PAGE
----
In your paper, make sure to include a description of the improved process and a "To Be" flow chart. Determine what items need to be measured to substantiate the improved process, the data required to measure improvement, and the upper and lower control limits. Select the best total quality tool to ensure continuous monitoring so that the process is in control. Present your data using your selected total quality tool.
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Quality is a never ending quest and Continuous Process Improvement (CPI) is a never ending effort to discover and eliminate the main causes of problems. It accomplishes this by using small-steps improvements, rather than implementing one huge improvement. The Japanese have a term for this called "kaizen" which involves everyone, from the hourly workers to top-management.
CPI means making things better. It is NOT fighting fires. Its goal is NOT to blame people for problems or failures...it is simply a way of looking at how we can do our work better. When we take a problem solving approach, we often never get to the root causes because our main goal is to put out the fire. But when we engage in process improvement, we seek to learn what causes things to happen and then use this knowledge to:
Remove activities that have no value to the organization.
Improve customer satisfaction.
Process improvement is important as it has often been said that process account for 80% of all problems while people account for the remaining 20%.
Analysis Phase - Identify areas of opportunity and target specific problems. These areas and problems are based on team brain-storming sessions, process definition sessions, recommendations forwarded to the team by organizational members, and other various analysis techniques.
Design Phase - Generate solutions through brain-storming sessions. Identify the required resources to implement the chosen solution and identify baselines to measure.
Development Phase - Formulate a detailed procedure for implementing the approved solution.
Implementation Phase - Execute the solution.
Evaluation Phase - Build measurement tools, monitor implementation, and evaluate measurements to baseline. Please note that this phase is performed throughout the entire process.
Often, new insights become apparent when you see how tasks relate to a series of events. Building a task and event relationship is called Process Definition. A process is a planned series of actions that advances a material or procedure from one stage of completion to the next. It includes the steps and decisions involved in the way work is accomplished. Being able to understand and define the process has several advantages:
You can better understand how individual and group efforts affect other groups and individuals.
You can discover barriers that exist between work groups. These barriers are obstacles that get in the way of cooperation and performance.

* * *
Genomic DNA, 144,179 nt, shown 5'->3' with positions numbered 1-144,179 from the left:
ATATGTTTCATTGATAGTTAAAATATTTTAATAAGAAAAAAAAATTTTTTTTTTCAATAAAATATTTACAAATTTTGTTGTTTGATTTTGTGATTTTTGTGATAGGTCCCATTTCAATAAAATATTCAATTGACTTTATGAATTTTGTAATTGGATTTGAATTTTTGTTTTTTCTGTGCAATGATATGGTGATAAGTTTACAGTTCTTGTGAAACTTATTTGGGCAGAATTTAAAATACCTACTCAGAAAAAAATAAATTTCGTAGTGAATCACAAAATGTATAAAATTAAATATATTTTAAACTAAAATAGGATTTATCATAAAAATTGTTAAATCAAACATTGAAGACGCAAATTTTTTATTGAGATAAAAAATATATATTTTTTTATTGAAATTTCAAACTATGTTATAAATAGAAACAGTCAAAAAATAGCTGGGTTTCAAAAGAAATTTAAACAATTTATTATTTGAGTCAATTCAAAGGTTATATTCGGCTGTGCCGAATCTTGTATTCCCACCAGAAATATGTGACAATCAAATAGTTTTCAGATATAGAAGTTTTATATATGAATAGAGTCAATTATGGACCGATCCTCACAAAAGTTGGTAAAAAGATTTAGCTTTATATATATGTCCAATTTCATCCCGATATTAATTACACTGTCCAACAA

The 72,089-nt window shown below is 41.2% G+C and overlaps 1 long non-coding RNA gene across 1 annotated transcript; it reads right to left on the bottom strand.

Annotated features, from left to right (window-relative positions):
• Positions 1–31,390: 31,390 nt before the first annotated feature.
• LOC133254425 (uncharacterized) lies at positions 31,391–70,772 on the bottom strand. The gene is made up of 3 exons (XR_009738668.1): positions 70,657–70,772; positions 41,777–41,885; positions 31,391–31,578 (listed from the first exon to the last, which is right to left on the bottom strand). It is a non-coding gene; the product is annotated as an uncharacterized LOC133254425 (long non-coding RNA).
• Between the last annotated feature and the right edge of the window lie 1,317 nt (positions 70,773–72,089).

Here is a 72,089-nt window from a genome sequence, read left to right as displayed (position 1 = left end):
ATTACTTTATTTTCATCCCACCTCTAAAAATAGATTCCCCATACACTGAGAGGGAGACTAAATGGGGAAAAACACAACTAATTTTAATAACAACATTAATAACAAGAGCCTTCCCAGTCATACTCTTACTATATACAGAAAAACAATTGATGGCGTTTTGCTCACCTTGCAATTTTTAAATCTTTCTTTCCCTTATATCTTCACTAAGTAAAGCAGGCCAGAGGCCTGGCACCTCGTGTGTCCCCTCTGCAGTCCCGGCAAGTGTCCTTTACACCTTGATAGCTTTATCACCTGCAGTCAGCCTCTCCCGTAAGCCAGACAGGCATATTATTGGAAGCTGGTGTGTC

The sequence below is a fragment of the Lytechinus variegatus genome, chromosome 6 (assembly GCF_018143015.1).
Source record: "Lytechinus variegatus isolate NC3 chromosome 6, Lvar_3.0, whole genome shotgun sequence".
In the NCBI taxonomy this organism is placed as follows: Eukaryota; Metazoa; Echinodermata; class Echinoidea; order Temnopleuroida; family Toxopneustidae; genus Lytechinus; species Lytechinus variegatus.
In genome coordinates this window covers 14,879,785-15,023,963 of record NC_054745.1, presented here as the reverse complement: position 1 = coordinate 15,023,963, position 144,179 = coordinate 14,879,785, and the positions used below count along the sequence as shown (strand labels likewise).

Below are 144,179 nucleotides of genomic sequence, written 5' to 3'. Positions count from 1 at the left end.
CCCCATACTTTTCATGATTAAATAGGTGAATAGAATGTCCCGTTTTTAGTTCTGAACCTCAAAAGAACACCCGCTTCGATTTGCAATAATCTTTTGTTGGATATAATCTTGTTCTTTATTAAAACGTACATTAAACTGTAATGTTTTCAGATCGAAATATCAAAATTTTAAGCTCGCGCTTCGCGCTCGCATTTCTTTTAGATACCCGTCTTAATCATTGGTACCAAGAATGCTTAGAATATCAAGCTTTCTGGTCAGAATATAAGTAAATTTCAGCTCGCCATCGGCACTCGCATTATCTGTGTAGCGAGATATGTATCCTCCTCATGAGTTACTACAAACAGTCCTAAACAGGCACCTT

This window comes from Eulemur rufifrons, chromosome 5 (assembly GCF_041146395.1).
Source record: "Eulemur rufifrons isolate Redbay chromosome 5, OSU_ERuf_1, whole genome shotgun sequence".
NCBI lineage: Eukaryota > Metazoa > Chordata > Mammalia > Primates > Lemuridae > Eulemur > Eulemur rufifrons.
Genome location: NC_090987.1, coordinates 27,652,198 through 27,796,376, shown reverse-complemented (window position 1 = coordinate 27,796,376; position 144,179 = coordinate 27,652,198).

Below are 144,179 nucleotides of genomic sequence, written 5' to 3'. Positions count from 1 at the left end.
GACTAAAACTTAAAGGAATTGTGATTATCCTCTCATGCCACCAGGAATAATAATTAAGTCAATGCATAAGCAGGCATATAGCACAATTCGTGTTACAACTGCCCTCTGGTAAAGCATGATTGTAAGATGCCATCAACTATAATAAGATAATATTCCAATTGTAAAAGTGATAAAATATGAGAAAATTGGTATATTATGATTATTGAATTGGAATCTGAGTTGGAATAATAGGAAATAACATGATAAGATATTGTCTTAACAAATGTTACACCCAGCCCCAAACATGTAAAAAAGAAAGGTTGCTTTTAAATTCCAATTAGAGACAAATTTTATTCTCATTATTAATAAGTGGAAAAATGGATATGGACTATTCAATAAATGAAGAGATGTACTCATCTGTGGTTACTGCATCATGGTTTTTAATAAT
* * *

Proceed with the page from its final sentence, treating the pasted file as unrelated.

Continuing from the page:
Work is accomplished through processes and we improve performance by improving processes. Examining a process can highlight a glaring problem that could easily be fixed.
The first step of process definition is to identify the boundaries. This is where the process begins and ends. The beginning of a process starts with a trigger that causes a specific action to be taken by a person, another process, or work group. The ending occurs when the results get passed on to another person, process, or work group.
The beginning trigger starts when someone performs an action on an input that they receive from a supplier (another work group, vendor, or person). The input can be physical, such as raw material, parts, a person to be interviewed, etc.; or information, such as a computer printout, request form, etc. The ending trigger is when the results of the process is passed on to the customer (another work group, person, or outside customer). The output can be physical, such as a television set, new hire, etc.; or information, such as a typed letter, grant, etc.
Once you have firmly identified the problem, you can then design a plan or counter-measure to get rid of the problem and keep it from reoccurring. During this phase, two products will be developed - The Process Performance Objectives and a measurement tool with baselines.
Process Performance Objectives
Process Performance Objectives are brief and concise plans that contain an action statement. They include:
Direction - e.g. reduce, increase
Measurement - e.g. hours, cycle time
Process - e.g. receive shipments, build widget
Solution - e.g. by implementing, changing
Target - a number or goal to aim for (targets should always be reviewed with the organization's leadership to see if they concur with their goals)
The development phase builds on the Process Performance Objectives and measurement tool constructed in the design phase. The ...
This solution discusses continuous process improvement (CPI), assessing current processes and problems, using Pareto, flow and control charts, and why total quality management was selected as the appropriate tool with a discussion on the methodology for succeeding with TQM. A flow chart is provided in an attached Word document. This solution is structured in 2784 words with online references.